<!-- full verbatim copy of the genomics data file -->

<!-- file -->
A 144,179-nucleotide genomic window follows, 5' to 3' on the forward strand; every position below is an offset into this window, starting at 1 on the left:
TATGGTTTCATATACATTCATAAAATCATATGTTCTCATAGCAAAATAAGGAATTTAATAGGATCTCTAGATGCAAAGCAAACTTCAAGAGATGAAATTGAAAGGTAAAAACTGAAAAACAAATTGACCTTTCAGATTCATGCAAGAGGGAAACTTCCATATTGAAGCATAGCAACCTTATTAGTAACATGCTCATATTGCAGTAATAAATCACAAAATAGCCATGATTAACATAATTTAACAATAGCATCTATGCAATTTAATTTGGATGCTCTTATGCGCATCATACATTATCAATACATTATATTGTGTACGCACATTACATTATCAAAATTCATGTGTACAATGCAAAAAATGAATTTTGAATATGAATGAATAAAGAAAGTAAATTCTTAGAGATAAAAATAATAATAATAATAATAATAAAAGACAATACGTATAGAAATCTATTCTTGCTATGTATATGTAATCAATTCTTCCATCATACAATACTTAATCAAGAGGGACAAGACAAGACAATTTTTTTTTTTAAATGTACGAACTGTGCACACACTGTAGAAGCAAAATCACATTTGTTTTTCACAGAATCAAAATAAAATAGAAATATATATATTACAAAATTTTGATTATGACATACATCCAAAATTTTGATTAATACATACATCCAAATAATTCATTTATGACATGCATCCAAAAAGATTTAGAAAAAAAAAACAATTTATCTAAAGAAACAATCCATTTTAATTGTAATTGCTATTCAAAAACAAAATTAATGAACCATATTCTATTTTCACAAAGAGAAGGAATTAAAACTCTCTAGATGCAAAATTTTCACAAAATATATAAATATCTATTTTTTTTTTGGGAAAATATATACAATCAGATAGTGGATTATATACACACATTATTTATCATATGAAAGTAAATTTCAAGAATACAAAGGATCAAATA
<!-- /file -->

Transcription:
A 144,179-nucleotide genomic window follows, 5' to 3' on the forward strand; every position below is an offset into this window, starting at 1 on the left:
TATGGTTTCATATACATTCATAAAATCATATGTTCTCATAGCAAAATAAGGAATTTAATAGGATCTCTAGATGCAAAGCAAACTTCAAGAGATGAAATTGAAAGGTAAAAACTGAAAAACAAATTGACCTTTCAGATTCATGCAAGAGGGAAACTTCCATATTGAAGCATAGCAACCTTATTAGTAACATGCTCATATTGCAGTAATAAATCACAAAATAGCCATGATTAACATAATTTAACAATAGCATCTATGCAATTTAATTTGGATGCTCTTATGCGCATCATACATTATCAATACATTATATTGTGTACGCACATTACATTATCAAAATTCATGTGTACAATGCAAAAAATGAATTTTGAATATGAATGAATAAAGAAAGTAAATTCTTAGAGATAAAAATAATAATAATAATAATAATAAAAGACAATACGTATAGAAATCTATTCTTGCTATGTATATGTAATCAATTCTTCCATCATACAATACTTAATCAAGAGGGACAAGACAAGACAATTTTTTTTTTTAAATGTACGAACTGTGCACACACTGTAGAAGCAAAATCACATTTGTTTTTCACAGAATCAAAATAAAATAGAAATATATATATTACAAAATTTTGATTATGACATACATCCAAAATTTTGATTAATACATACATCCAAATAATTCATTTATGACATGCATCCAAAAAGATTTAGAAAAAAAAAACAATTTATCTAAAGAAACAATCCATTTTAATTGTAATTGCTATTCAAAAACAAAATTAATGAACCATATTCTATTTTCACAAAGAGAAGGAATTAAAACTCTCTAGATGCAAAATTTTCACAAAATATATAAATATCTATTTTTTTTTTGGGAAAATATATACAATCAGATAGTGGATTATATACACACATTATTTATCATATGAAAGTAAATTTCAAGAATACAAAGGATCAAATA